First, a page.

Earlier this year, I addressed a reader question about time and how God relates to it. Talking about time can be tricky, because our subjective experience of the passing of time is so fundamental that it’s difficult to get any distance for a new perspective. We just know that time advances continuously from the past into the future at 1 second per second, and everything exists and happens in the liminal present between the two. So it’s only natural to imagine God must have some kind of similar experience, at the very least by virtue of having been incarnated. At the same time, our understanding of time from physics suggests that time itself is part of creation. Thus we want to say that the Creator exists outside (?) or maybe before (?) or at least independent of time. These two ideas appear difficult to reconcile.
Recently, I read an intriguing proposal addressing precisely this tension in describing God as both engaged with and separate from his creation. This paper describes a possible model of spacetime, derived from general relativity, which might actually allow for both relationships between God and creation to coexist. While the science at the core is fairly esoteric, involving wormholes and geometries beyond our normal experience, the paper itself is fairly readable without physics expertise and focuses on the implications for theology. I’ll be the first to admit I don’t really know how to think about dimensionless time or “omniclusters” and I can’t vouch for whether general relatively actually permits these solutions — I’ll leave that to the experts. And in fairness, the author himself brought this paper to my attention. Still, I thought it was a worthwhile update to our conversation on time and I’ve enjoyed thinking through its ideas.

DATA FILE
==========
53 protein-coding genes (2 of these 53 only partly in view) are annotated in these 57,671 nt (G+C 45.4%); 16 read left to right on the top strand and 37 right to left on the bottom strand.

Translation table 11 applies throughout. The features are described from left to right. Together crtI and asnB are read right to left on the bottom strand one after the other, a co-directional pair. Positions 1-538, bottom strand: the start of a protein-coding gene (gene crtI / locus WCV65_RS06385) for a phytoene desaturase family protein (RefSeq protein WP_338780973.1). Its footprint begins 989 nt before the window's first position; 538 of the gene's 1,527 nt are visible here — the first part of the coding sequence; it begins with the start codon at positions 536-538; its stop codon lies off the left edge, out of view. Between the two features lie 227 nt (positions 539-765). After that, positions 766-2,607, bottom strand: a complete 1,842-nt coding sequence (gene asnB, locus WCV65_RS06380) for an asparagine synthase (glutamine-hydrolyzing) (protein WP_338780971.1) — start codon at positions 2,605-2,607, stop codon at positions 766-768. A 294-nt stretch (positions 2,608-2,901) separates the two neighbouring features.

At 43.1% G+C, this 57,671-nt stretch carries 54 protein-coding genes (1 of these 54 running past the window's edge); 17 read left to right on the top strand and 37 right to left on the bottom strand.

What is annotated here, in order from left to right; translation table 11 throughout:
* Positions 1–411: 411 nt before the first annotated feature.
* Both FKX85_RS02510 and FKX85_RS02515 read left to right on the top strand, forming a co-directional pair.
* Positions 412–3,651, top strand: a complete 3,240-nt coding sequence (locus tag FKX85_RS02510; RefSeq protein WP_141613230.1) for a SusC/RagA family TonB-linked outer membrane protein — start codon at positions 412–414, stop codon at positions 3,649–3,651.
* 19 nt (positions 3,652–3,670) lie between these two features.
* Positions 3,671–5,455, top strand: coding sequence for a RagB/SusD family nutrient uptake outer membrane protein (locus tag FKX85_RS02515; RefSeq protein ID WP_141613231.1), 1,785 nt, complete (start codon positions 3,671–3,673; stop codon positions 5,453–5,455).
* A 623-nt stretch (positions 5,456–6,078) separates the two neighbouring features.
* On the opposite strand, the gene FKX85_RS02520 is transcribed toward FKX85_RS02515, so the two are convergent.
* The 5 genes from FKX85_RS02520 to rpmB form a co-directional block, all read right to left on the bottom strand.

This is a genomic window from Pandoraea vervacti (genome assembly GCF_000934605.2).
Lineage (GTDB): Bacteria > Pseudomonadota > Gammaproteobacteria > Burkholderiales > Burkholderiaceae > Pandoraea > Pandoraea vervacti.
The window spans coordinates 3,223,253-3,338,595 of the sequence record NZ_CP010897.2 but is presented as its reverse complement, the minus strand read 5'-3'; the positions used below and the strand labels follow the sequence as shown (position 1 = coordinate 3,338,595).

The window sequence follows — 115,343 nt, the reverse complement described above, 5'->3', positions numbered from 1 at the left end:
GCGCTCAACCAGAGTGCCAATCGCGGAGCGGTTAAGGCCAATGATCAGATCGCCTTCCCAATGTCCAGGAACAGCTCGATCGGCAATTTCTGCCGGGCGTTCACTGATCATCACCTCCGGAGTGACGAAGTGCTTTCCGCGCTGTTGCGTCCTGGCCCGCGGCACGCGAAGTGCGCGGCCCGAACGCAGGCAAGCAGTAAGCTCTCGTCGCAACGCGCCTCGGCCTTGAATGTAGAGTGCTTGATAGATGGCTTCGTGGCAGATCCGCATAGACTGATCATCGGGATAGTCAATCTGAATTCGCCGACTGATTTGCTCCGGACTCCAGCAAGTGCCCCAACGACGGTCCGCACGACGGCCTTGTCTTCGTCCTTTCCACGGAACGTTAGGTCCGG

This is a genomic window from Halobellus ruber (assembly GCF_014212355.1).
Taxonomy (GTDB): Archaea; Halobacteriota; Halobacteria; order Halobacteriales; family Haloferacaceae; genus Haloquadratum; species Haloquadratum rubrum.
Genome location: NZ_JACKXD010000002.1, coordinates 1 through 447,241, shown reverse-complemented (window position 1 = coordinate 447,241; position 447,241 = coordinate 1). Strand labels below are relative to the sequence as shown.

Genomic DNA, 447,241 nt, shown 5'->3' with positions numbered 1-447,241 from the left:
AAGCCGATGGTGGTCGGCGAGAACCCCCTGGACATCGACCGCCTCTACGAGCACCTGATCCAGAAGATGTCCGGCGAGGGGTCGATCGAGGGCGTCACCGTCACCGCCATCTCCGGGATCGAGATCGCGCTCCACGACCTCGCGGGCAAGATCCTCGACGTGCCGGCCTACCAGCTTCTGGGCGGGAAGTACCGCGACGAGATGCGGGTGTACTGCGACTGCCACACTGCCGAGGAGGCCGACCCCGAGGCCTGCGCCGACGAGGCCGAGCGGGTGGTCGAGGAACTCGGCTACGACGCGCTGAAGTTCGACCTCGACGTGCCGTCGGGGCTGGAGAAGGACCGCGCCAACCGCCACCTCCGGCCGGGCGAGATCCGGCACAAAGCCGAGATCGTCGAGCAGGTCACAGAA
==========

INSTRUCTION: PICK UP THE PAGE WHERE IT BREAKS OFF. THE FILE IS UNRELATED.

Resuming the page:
What really excites me about this work is the interplay between the science and the theology. As I mentioned, just talking about time is hard. The mathematics of general relativity are currently one of our best tools for that challenge; we can express ideas more precisely and explore scenarios and implications with a rigor that English isn’t equipped for. Why not use those tools to express how we think God might relate to time? And if that leads us to explore general relativity in directions that we wouldn’t otherwise, all the better. There is a risk of aligning one’s theology too closely to a particular scientific model that could be falsified in the future by new discoveries. But with the appropriate understanding that we are exploring what is possible rather than stating definitively what is, I think this kind of relationship between science and theology can bear much fruit.